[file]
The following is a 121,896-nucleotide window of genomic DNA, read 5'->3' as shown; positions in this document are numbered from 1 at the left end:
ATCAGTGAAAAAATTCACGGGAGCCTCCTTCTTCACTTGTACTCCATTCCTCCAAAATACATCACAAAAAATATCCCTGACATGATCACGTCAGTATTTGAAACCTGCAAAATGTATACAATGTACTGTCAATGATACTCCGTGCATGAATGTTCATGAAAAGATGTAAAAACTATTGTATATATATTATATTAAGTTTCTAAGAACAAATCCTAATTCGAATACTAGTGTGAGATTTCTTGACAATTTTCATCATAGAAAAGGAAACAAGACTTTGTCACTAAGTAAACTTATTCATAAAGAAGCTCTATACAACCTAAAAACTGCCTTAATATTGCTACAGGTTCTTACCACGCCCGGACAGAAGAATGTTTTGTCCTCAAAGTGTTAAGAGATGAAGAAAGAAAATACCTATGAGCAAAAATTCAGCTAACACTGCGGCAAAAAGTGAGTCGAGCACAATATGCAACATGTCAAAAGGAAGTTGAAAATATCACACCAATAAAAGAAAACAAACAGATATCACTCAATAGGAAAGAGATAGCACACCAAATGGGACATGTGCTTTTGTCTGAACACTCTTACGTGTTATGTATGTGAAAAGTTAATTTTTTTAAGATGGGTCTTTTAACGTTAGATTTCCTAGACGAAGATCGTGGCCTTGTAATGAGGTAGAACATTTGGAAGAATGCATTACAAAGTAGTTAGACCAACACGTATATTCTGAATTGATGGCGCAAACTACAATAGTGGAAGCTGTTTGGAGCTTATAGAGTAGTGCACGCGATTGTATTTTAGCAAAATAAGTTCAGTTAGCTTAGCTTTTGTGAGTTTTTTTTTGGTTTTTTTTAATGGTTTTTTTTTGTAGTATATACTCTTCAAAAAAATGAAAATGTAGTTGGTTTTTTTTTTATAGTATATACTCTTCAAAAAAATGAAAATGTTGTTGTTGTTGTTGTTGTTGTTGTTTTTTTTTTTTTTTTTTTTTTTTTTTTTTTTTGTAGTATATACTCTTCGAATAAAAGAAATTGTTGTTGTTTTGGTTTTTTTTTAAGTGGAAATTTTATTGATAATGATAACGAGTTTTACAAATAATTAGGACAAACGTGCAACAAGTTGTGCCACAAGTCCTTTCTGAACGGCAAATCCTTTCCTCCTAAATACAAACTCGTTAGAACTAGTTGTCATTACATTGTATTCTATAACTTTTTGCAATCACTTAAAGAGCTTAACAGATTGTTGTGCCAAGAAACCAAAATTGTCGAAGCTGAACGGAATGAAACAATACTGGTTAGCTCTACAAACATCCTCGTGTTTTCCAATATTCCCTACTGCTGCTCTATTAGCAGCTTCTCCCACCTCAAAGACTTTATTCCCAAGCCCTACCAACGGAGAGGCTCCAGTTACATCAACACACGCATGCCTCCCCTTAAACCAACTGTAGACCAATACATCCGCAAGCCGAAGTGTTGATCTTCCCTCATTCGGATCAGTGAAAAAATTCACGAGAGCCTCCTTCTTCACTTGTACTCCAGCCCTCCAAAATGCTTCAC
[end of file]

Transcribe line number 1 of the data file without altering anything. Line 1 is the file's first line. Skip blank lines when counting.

The following is a 121,896-nucleotide window of genomic DNA, read 5'->3' as shown; positions in this document are numbered from 1 at the left end: